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Prevention and Management of Complications from Gynecologic Surgery

Preface Surgical Complications

Howard T. Sharp, MD Guest Editor

It is more enjoyable to read about complications than to manage them. Surgical complications are challenging for several reasons. It is difficult to watch patients and their families suffer. Although some complications are minor setbacks that resolve over time, some lead to longstanding disability. As surgeons, we sometimes doubt ourselves in the wake of a complication and lose confidence in our abilities. In some cases, surgeons avoid surgery or practice heightened defensive surgery, rendering them surgically dysfunctional. We should ask ourselves, ‘‘Is there something I should have done differently?’’ ‘‘Could this have been avoided?’’ and ‘‘Should I have recognized something earlier?’’ These are questions I ask each week at our institution’s morbidity and mortality conference. One of my favorite surgical mentors, the great, late Gary Johnson, MD, would lament, ‘‘If you don’t want surgical complications, don’t do surgery.’’ He had figured out that complications happen. I do not know that he was any more comfortable with complications than I, but he recognized an important truth: there is a complication rate for each surgery performed. Are there ways to reduce complication rates? I think so. Can all complications be eliminated? I think not. It has always sounded a bit ridiculous to me when someone says, ‘‘He or she has the hands of a surgeon,’’ as if the hands have so much to do with being a good surgeon. Having a steady hand and knowing the patient and how to perform surgery are given basic prerequisites for taking a patient to the operating room. But there is much more to being a good surgeon. Surgeons must know anatomy and anatomic variation, be familiar with surgical instrumentation and its technology, have situational awareness, and be ever vigilant to recognize risks for complications preoperatively, intraoperatively, and postoperatively. Some have said it is good to have a little healthy paranoia. The reason for vigilance is the recurrent theme of early recognition and management of complications associated with better outcomes. If there were anything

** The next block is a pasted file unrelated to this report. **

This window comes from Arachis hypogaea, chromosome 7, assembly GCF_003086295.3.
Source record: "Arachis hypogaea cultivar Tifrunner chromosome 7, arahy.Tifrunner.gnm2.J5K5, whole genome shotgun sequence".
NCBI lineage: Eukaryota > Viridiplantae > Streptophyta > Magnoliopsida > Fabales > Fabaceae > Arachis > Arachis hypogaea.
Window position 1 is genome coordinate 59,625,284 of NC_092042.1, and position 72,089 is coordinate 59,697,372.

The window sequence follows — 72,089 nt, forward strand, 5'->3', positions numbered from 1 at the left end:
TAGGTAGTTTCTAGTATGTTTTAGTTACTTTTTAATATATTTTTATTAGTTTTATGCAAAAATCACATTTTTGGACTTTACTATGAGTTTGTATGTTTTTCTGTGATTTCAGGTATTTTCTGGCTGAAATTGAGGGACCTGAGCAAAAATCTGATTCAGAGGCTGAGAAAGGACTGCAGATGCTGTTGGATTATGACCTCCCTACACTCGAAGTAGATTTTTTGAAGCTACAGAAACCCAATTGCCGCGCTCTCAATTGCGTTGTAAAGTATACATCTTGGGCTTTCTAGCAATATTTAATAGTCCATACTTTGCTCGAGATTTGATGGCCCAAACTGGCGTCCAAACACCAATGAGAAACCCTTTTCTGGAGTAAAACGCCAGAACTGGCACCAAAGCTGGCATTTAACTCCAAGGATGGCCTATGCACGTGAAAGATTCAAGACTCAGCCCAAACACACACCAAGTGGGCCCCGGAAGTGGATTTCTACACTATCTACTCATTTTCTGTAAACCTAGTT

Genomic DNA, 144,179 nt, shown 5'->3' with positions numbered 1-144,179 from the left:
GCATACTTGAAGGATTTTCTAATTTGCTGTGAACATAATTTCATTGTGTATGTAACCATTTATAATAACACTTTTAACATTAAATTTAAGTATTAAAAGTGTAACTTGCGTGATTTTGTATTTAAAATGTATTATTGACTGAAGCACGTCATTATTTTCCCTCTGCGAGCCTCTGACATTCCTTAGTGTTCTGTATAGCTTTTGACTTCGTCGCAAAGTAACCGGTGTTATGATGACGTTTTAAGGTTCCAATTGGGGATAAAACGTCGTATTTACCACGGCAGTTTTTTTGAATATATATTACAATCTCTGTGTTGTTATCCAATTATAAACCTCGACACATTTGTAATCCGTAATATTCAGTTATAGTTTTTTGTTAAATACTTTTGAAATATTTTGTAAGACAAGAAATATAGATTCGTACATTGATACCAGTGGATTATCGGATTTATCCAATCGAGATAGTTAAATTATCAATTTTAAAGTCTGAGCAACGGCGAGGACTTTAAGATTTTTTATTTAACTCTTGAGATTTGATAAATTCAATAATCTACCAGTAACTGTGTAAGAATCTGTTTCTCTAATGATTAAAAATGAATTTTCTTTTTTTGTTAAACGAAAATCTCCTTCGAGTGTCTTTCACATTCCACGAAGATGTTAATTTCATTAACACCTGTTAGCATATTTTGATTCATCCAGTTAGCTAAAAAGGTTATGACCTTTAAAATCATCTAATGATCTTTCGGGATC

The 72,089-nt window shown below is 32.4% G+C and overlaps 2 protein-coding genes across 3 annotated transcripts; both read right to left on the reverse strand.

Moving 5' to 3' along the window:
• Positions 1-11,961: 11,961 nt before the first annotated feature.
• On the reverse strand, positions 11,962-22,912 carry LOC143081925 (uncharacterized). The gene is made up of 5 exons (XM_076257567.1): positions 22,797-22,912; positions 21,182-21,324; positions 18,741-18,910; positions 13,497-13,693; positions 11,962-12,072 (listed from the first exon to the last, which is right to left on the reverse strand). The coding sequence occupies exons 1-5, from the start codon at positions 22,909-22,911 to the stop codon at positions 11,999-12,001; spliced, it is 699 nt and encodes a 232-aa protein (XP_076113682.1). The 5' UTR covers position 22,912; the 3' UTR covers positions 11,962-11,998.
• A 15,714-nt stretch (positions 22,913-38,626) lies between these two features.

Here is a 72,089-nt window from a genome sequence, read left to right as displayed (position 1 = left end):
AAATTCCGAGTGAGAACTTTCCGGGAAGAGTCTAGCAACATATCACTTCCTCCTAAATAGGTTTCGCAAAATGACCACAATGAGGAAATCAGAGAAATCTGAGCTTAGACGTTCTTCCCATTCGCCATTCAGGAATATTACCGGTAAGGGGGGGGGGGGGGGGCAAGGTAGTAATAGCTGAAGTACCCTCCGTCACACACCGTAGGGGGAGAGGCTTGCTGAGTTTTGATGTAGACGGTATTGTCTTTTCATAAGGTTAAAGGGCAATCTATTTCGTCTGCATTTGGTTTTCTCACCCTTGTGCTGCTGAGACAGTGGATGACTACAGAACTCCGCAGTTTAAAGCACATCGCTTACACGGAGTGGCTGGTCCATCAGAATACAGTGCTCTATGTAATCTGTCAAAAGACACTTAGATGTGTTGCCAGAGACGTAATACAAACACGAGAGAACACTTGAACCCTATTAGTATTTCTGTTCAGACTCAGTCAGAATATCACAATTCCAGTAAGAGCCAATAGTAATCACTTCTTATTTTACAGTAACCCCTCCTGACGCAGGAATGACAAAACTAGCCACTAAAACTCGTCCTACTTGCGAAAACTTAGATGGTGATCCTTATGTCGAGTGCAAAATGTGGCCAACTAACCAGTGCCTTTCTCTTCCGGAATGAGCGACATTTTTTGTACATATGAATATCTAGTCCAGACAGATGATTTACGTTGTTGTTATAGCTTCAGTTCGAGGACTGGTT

Obstet Gynecol Clin N Am 37 (2010) xiii–xiv doi:10.1016/j.ogc.2010.05.005 obgyn.theclinics.com 0889-8545/10/$ – see front matter ª 2010 Elsevier Inc. All rights reserved.


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to stress in the volume, it is that avoiding complications is much more than just having ‘‘good hands.’’ It is my sincere hope that the words of these fine authors will allow the readers to avoid and manage complications to the best of their ability. Howard T. Sharp, MD Department of Obstetrics and Gynecology University of Utah Health Sciences Center Room 2B-200, 1900 East, 30 North Salt Lake City, UT 84132, USA E-mail address: howard.sharp@hsc.utah.edu


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